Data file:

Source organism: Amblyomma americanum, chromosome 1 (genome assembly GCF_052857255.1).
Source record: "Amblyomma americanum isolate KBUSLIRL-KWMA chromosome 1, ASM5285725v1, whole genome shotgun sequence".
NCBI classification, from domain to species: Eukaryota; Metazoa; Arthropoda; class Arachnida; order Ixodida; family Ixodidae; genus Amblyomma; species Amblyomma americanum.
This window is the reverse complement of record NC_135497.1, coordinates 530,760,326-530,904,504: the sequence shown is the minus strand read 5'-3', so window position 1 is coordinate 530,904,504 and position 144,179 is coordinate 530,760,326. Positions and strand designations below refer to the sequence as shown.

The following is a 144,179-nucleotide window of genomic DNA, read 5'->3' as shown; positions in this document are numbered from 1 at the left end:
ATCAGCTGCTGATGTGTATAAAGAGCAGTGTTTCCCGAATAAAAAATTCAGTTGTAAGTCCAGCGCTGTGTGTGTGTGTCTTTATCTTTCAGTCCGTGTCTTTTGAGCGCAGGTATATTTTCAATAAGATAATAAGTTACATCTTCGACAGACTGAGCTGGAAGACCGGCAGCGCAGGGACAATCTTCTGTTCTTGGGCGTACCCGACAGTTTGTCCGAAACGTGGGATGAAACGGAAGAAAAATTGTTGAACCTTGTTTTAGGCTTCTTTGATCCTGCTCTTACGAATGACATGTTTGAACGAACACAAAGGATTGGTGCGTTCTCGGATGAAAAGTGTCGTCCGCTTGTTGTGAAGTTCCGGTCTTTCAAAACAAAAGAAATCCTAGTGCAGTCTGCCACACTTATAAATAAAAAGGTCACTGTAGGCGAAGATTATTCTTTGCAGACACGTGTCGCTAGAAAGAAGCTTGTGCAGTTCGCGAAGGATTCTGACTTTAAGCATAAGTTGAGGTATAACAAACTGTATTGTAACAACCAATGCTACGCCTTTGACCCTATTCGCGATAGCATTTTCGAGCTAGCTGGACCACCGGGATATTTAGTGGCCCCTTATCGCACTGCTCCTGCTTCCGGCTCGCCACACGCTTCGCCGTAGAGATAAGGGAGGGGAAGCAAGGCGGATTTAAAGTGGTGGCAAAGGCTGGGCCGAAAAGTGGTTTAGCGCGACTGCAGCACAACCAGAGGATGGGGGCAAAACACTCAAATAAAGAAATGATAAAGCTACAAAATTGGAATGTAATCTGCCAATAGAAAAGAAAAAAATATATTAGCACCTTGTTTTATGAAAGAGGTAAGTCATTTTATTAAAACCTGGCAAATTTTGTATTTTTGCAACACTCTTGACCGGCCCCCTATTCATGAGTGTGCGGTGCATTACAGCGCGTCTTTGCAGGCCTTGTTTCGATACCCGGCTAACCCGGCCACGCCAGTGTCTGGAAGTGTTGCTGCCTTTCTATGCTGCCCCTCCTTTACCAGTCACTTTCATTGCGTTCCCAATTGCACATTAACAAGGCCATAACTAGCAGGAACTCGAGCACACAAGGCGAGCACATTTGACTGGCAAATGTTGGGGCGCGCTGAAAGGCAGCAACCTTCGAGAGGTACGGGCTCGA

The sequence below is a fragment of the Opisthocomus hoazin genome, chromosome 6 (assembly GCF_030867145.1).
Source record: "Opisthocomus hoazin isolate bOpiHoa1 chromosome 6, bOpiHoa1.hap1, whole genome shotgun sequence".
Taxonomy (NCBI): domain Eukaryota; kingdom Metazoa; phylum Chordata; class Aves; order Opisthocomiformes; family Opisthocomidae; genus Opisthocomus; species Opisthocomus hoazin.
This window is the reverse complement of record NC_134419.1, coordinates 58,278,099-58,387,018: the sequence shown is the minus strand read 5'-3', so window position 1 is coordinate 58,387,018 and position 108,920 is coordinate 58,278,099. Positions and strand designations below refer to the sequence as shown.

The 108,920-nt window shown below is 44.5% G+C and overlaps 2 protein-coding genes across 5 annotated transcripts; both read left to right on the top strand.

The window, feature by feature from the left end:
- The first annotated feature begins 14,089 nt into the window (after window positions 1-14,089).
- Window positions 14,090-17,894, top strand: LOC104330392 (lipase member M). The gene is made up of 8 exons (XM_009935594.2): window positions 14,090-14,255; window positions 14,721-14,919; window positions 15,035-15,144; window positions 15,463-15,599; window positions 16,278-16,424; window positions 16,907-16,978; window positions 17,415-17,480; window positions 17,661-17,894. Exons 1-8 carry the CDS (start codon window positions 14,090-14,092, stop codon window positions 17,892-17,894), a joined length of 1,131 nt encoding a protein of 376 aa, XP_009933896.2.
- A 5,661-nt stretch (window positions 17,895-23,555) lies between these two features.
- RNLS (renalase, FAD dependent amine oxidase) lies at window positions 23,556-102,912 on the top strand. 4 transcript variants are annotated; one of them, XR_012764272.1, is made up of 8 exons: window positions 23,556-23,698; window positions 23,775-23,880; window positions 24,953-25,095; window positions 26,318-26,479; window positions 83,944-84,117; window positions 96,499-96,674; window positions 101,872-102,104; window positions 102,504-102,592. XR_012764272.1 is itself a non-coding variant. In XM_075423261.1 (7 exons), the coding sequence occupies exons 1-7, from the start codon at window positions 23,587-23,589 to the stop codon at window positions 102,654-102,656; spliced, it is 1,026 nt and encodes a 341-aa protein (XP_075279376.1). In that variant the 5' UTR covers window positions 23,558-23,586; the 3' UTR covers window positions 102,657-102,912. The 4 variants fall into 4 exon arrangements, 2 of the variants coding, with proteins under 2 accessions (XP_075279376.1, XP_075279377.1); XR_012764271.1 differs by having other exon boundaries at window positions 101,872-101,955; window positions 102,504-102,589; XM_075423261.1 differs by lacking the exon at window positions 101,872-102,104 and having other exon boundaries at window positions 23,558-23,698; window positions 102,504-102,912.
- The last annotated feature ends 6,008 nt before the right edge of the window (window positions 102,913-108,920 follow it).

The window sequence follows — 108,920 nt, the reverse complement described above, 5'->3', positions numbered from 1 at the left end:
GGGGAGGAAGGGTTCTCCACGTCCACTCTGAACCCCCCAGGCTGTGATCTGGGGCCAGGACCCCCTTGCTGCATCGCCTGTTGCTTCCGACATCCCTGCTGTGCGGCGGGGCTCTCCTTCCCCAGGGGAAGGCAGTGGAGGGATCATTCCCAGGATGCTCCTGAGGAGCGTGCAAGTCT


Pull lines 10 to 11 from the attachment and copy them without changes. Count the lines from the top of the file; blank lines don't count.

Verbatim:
This window is the reverse complement of record NC_134419.1, coordinates 58,278,099-58,387,018: the sequence shown is the minus strand read 5'-3', so window position 1 is coordinate 58,387,018 and position 108,920 is coordinate 58,278,099. Positions and strand designations below refer to the sequence as shown.

The 108,920-nt window shown below is 44.5% G+C and overlaps 2 protein-coding genes across 5 annotated transcripts; both read left to right on the top strand.